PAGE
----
Eating, like clothing and shelter, is a necessity. But just as every culture discovers and develops ways of building shelters and designing clothing based on their resources and their particular needs and sensibilities, so too cooking is a creative necessity.
Just think of all the different kinds of bread there are in the world–made from numerous different grains and prepared in infinite ways: from the fermented flatbread made of teff–injera–in Ethiopia to the baguettes and boules of Paris.
Eating is about so much more than survival. To paraphrase Remy—the rat-who-would-be-chef in the animated film Ratatouille—“humans don’t just survive—they live!” While his relatives contentedly filled their bellies with any old scavenged thing, Remy loved to smell, taste, combine, and create with food—more than fuel for survival, food to him is a life-affirming experience and an act of passionate creativity. He experiences food as aesthetically thrilling in ways that are barely comprehensible to his rat relatives: when Remy tastes a strawberry and some cheese, he sees brilliant colors and hears soaring melodies; when he tastes them in combination, he sees fireworks and hears a symphony. His brother, tasting the same stuff, experiences only a short burst of color and hears a few weak notes. Ingredients, to the rat-chef, are like oil paints in the hands of a master painter; musical tones in the hands of a composer.
Recently, I had the opportunity to interview two of New York’s finest chefs, pastry chef Claudia Fleming and Chef Gerry Hayden of the North Fork Table and Inn, and discovered that the fictional depiction of Remy was very true to the dedication, artistry, and enthusiasm of these fine chefs. They’d rather go broke than offer their guests anything less than the absolute best ingredients prepared in the finest, freshest possible way: they “live dangerously” out of respect for their work–a sure mark of artistic dedication. They left lucrative positions in New York City restaurants to come to the East End of Long Island, where vineyards and small biodynamic farms line the country roads because “out here,” says Chef Hayden, “you find peaches that really taste like peaches.” The chef shaped his hands around an invisible peach and closed his eyes; I imagine he was thinking of the sensory experience of one specific peach. “This–this inspires me to create,” he said.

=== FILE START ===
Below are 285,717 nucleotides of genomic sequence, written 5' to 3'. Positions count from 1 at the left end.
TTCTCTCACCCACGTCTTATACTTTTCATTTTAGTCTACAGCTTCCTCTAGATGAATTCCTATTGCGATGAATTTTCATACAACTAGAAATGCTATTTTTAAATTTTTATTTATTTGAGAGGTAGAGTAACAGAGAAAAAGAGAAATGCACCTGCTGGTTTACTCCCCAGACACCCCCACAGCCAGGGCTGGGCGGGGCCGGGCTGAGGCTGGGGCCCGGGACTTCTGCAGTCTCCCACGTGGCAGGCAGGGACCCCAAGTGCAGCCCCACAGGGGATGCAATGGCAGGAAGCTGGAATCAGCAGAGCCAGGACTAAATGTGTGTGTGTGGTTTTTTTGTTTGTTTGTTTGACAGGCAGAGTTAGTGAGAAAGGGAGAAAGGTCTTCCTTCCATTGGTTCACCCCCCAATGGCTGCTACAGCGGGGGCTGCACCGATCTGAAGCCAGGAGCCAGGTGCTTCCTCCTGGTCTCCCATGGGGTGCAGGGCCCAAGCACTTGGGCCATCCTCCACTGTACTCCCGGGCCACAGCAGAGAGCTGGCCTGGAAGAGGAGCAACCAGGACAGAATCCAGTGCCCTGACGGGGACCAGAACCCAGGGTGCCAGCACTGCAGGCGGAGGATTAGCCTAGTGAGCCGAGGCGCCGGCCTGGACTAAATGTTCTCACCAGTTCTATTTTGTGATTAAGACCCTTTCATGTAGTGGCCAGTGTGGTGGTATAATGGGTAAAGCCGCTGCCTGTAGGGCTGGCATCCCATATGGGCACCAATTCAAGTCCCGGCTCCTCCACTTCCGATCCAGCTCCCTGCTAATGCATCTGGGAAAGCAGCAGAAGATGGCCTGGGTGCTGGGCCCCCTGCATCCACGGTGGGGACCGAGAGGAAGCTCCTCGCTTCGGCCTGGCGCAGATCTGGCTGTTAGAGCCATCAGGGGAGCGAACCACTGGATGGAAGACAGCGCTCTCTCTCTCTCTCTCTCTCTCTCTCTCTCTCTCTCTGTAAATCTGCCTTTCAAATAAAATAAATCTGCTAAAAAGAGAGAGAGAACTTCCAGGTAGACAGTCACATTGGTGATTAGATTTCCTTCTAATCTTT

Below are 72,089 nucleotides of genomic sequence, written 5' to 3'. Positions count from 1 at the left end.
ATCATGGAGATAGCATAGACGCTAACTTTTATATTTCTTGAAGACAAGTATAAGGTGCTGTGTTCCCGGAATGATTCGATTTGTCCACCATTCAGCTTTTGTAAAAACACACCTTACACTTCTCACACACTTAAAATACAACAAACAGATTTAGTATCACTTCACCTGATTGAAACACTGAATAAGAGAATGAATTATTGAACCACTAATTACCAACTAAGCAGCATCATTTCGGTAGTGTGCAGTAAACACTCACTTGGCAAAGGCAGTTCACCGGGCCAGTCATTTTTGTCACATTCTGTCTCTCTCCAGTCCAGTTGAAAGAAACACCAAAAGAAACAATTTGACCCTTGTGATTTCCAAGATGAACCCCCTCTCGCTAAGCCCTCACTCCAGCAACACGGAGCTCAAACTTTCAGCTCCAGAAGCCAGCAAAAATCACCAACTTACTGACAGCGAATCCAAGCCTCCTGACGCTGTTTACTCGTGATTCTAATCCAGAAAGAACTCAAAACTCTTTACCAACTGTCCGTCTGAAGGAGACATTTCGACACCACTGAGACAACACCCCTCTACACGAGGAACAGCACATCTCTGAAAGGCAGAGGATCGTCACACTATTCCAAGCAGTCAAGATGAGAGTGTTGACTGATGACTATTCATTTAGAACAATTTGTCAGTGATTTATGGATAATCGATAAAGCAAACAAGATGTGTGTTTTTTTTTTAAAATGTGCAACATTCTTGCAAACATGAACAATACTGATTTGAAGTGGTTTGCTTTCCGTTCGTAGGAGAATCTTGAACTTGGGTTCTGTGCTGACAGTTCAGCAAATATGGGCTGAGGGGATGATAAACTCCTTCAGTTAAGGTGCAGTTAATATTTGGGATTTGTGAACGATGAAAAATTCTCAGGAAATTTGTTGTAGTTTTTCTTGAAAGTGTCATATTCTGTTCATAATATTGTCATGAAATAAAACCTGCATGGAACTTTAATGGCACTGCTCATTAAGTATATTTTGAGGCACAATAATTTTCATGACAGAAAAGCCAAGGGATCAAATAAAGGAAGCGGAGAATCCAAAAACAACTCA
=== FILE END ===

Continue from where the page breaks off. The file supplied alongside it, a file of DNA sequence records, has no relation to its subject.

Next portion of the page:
Cooking–even everyday cooking–is a way of celebrating creation and the human creativity that reflects God’s own creative work. To cook this way, we must pay attention to every bit of food that comes before us with loving regard–not to look at it for what it can mean to us but to look at it for what it is in all its quirky uniqueness. As Rev. Capon insisted, our real work “is to look at the things of the world and to love them for what they are. That is, after all, what God does and man was not made in God’s image for nothing.” A peach is a peach with its own texture, taste, and smell–not a delivery system for calories or nutrients. By giving loving attention to our food, eating–and cooking–can become acts of worship as we regard and then creatively encounter what God has made–never regarding a food or a recipe as natural and inevitable, but seeing each, instead, as products of ingenuity, creativity, and the ‘ordinary’ miracles of soil fertility and divine blessing.
Taken from an upcoming work by Rachel Stone. Used by permission of InterVarsity Press PO Box 1400 Downers Grove, IL 60515. www.ivpress.com.
Rachel has written for Christianity Today, Books & Culture, Catapult Magazine, The Progressive Christian, and Flourish, and is a regular contributor to the Christianity Today women’s blog, her.meneutics. She keeps a daily blog, Eat With Joy.